Design outputs contain CAD drawings, formulations, specifications, code, electrical schematics, etc., that measures the results of each device design phase, and the end of the overall process.
Manufacturers that partner with a medical device consultant can leverage the benefit of critical review and practical experience.
As with design inputs, manufacturers that partner with a medical device consultant can leverage the benefit of critical review and practical experience. A consultant will both guide and challenge how design outputs are established and maintained by questioning related procedures, including:
- Are design outputs defined and designed in ways that can assess device conformance to design inputs?
- Have acceptance criteria been established?
- Is the acceptance criteria measurable?
- Have design outputs essential to the functionality of the device been defined and documented?
- Who is responsible for signing off on design output documentation prior to its release?
- What plans (i.e. quality, inspection) are in place to make sure the device is being made properly?
The pivotal role of a medical device consultant in compiling a Design History File (DHF)
Risk management in the medical device industry is nothing new. Neither are the risk mitigation strategies that device manufacturers put in place.
Aligning risk management with medical device review, verification, and validation practices is a dynamic process — and one that is essential for medical device consultants to oversee in conjunction with device manufacturers.
However, aligning risk management with medical device review, verification, and validation practices is a dynamic process — and one that is essential for medical device consultants to oversee in conjunction with device manufacturers:
- Design review is a documented, systematic way to determine if the device design requirements are adequate and can be accomplished, and to identify any issues
- Design verification uses objective evidence — tests, reports, independent data, etc. — to confirm that design outputs meet design inputs. It is proof that the device was made correctly
- Design validation uses objective evidence — tests, reports, independent data, etc. — to confirm that specified requirements meet user needs and intended use under defined operating conditions, initial production batches, and/or under actual or simulated conditions. Unlike design verification, design validation proves that the correct device was made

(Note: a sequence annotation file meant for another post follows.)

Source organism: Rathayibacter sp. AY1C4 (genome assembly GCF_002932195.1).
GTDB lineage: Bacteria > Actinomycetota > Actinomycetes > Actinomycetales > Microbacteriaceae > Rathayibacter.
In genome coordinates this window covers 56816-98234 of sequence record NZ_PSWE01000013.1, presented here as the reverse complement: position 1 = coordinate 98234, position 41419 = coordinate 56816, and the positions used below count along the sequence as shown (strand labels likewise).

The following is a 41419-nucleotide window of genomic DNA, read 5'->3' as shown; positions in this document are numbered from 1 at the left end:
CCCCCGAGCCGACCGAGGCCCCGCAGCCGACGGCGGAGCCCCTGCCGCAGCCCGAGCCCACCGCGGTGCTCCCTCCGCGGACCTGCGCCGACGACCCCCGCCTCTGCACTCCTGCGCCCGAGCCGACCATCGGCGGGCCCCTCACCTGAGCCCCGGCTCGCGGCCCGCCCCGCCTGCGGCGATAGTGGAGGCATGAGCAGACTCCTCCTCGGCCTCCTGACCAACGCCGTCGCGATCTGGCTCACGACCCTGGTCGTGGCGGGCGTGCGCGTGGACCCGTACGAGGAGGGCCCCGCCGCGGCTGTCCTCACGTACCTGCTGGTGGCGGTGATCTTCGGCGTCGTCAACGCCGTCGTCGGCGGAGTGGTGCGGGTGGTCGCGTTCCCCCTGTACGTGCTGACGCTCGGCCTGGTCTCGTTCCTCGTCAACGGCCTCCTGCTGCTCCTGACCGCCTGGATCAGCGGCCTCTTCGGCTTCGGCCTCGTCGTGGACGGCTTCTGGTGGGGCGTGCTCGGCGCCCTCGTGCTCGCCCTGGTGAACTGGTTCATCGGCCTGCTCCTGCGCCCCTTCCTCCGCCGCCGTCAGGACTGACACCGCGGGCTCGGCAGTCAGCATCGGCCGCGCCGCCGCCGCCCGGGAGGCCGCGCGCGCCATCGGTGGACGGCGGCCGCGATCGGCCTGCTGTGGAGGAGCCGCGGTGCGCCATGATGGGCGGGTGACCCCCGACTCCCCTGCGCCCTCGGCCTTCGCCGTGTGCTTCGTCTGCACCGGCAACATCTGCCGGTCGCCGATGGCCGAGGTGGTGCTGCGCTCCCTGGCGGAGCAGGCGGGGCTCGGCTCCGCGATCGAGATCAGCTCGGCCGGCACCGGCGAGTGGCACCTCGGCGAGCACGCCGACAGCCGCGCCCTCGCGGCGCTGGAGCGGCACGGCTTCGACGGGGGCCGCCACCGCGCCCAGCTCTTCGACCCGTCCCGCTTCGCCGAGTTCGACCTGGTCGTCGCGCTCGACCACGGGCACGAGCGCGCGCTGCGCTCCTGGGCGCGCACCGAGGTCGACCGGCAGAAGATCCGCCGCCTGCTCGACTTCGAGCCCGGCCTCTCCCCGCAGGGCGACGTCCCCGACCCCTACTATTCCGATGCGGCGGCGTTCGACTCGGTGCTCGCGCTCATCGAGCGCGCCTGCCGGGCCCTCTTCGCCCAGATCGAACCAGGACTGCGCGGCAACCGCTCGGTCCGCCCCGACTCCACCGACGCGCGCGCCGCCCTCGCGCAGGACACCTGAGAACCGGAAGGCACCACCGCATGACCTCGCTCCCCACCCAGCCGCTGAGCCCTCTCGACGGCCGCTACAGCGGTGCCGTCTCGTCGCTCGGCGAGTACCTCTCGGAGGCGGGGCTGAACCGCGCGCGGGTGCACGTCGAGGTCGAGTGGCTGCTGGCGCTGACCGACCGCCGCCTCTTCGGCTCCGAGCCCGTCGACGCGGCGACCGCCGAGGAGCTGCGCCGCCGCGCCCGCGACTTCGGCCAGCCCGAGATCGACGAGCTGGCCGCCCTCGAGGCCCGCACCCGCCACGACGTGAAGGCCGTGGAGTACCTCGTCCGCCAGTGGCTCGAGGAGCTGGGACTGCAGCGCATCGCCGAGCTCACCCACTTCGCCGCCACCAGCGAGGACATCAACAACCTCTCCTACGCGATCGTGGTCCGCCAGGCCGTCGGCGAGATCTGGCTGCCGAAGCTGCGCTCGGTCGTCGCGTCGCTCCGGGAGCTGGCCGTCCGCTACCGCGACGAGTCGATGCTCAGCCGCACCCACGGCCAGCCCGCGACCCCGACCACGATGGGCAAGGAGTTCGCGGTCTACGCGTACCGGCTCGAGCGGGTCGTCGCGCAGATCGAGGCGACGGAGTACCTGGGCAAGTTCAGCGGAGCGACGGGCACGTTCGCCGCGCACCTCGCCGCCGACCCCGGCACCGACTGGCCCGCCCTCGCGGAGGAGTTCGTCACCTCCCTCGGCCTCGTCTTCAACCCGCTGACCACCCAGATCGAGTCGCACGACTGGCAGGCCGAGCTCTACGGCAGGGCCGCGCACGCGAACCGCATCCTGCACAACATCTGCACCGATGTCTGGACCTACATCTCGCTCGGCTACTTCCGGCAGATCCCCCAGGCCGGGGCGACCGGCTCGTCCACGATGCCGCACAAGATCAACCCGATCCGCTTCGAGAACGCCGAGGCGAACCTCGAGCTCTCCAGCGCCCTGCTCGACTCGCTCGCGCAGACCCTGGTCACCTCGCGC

A Design History File (DHF) contains all information upon which design review, verification, and validation are based. The US FDA requires that manufacturers compile and maintain a DHF on each medical device they bring to market. This can be a daunting task for those uninitiated with the lengthy, detailed, and meticulous process of capturing the base information, design changes, and other relevant data.
On the other hand, a medical device consultant is well versed in understanding what needs to be included in a DHF to comply with regulatory requirements. They can also dedicate specific time and resources to its accurate assembly on behalf of a manufacturer.
A medical device consultant is well versed in understanding what needs to be included in a DHF to comply with regulatory requirements. They can also dedicate time and resources to its accurate assembly on behalf of a manufacturer.
Further, a DHF is often instrumental in a device purchase and transfer. An acquiring company considers a DHF an asset because it minimizes remediation efforts and costs necessary to legally sell the device on their own. Again, with the expert handling of a medical device consultant, a DHF pays dividends in risk mitigation and device quality management.
The benefits of partnering with a medical device consultant are many, especially when you choose a single-source solution like Kapstone. We know the ins and outs of all facets of the medical industry and how to successfully introduce devices into it.
Our guide US FDA 510(k): From Concept to Clearance demonstrates how a device consultant combines expertise and innovation to help you succeed. Download your copy now.